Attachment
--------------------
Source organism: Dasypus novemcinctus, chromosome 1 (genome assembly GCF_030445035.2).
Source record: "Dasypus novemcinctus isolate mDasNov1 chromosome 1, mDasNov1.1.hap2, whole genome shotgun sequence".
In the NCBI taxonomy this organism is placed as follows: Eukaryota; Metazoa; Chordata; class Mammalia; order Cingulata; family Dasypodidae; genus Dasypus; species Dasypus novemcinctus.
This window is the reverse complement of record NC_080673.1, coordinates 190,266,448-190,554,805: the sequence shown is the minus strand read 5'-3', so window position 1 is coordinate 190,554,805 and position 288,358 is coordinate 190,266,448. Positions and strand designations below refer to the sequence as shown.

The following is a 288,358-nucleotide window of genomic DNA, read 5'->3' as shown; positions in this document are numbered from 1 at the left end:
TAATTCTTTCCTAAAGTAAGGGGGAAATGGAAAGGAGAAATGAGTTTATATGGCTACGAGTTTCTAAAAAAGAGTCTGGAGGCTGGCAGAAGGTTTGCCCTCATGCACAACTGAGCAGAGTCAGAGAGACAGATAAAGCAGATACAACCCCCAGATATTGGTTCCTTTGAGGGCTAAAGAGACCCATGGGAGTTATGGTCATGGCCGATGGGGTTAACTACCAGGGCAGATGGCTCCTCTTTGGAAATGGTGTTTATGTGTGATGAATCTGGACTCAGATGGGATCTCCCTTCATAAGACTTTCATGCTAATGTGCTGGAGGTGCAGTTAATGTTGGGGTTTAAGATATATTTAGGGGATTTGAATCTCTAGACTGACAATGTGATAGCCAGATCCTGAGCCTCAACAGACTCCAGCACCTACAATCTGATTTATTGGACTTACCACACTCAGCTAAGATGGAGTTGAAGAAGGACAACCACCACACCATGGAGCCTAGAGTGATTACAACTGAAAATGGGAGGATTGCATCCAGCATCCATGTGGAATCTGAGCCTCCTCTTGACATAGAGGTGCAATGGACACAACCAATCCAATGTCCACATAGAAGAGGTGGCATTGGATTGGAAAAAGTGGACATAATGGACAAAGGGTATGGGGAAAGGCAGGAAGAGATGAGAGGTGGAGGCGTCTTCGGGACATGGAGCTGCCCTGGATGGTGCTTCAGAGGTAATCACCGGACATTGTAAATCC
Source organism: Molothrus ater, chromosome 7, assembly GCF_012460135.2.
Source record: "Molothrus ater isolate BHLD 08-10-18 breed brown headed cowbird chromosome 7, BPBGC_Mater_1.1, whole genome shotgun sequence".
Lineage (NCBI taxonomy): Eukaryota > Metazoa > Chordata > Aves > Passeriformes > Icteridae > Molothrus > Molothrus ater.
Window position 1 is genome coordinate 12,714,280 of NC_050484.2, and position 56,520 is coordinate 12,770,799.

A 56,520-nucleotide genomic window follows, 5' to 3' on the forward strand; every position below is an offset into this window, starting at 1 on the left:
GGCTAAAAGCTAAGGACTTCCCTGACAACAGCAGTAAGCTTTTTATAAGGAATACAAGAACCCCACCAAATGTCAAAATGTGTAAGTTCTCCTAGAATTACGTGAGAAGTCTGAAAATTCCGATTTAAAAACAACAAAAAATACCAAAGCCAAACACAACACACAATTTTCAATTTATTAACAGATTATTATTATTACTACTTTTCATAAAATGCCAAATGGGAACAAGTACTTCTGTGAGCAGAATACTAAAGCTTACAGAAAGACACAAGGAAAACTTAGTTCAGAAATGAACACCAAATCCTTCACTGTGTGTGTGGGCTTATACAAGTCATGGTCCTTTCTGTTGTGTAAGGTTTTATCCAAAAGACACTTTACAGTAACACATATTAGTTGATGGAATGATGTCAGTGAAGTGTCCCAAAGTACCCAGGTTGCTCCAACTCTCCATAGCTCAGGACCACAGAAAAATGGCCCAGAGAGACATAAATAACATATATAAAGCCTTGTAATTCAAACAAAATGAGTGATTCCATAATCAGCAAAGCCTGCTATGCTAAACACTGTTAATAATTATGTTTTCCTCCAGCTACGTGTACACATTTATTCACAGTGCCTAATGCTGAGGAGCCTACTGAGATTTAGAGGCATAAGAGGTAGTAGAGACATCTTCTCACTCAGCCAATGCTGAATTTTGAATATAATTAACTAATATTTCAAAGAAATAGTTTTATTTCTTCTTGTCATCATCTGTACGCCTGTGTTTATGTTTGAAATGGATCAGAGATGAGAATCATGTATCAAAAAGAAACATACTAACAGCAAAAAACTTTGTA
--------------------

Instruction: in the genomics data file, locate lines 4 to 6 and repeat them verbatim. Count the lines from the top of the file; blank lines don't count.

This window is the reverse complement of record NC_080673.1, coordinates 190,266,448-190,554,805: the sequence shown is the minus strand read 5'-3', so window position 1 is coordinate 190,554,805 and position 288,358 is coordinate 190,266,448. Positions and strand designations below refer to the sequence as shown.

The following is a 288,358-nucleotide window of genomic DNA, read 5'->3' as shown; positions in this document are numbered from 1 at the left end:
TAATTCTTTCCTAAAGTAAGGGGGAAATGGAAAGGAGAAATGAGTTTATATGGCTACGAGTTTCTAAAAAAGAGTCTGGAGGCTGGCAGAAGGTTTGCCCTCATGCACAACTGAGCAGAGTCAGAGAGACAGATAAAGCAGATACAACCCCCAGATATTGGTTCCTTTGAGGGCTAAAGAGACCCATGGGAGTTATGGTCATGGCCGATGGGGTTAACTACCAGGGCAGATGGCTCCTCTTTGGAAATGGTGTTTATGTGTGATGAATCTGGACTCAGATGGGATCTCCCTTCATAAGACTTTCATGCTAATGTGCTGGAGGTGCAGTTAATGTTGGGGTTTAAGATATATTTAGGGGATTTGAATCTCTAGACTGACAATGTGATAGCCAGATCCTGAGCCTCAACAGACTCCAGCACCTACAATCTGATTTATTGGACTTACCACACTCAGCTAAGATGGAGTTGAAGAAGGACAACCACCACACCATGGAGCCTAGAGTGATTACAACTGAAAATGGGAGGATTGCATCCAGCATCCATGTGGAATCTGAGCCTCCTCTTGACATAGAGGTGCAATGGACACAACCAATCCAATGTCCACATAGAAGAGGTGGCATTGGATTGGAAAAAGTGGACATAATGGACAAAGGGTATGGGGAAAGGCAGGAAGAGATGAGAGGTGGAGGCGTCTTCGGGACATGGAGCTGCCCTGGATGGTGCTTCAGAGGTAATCACCGGACATTGTAAATCC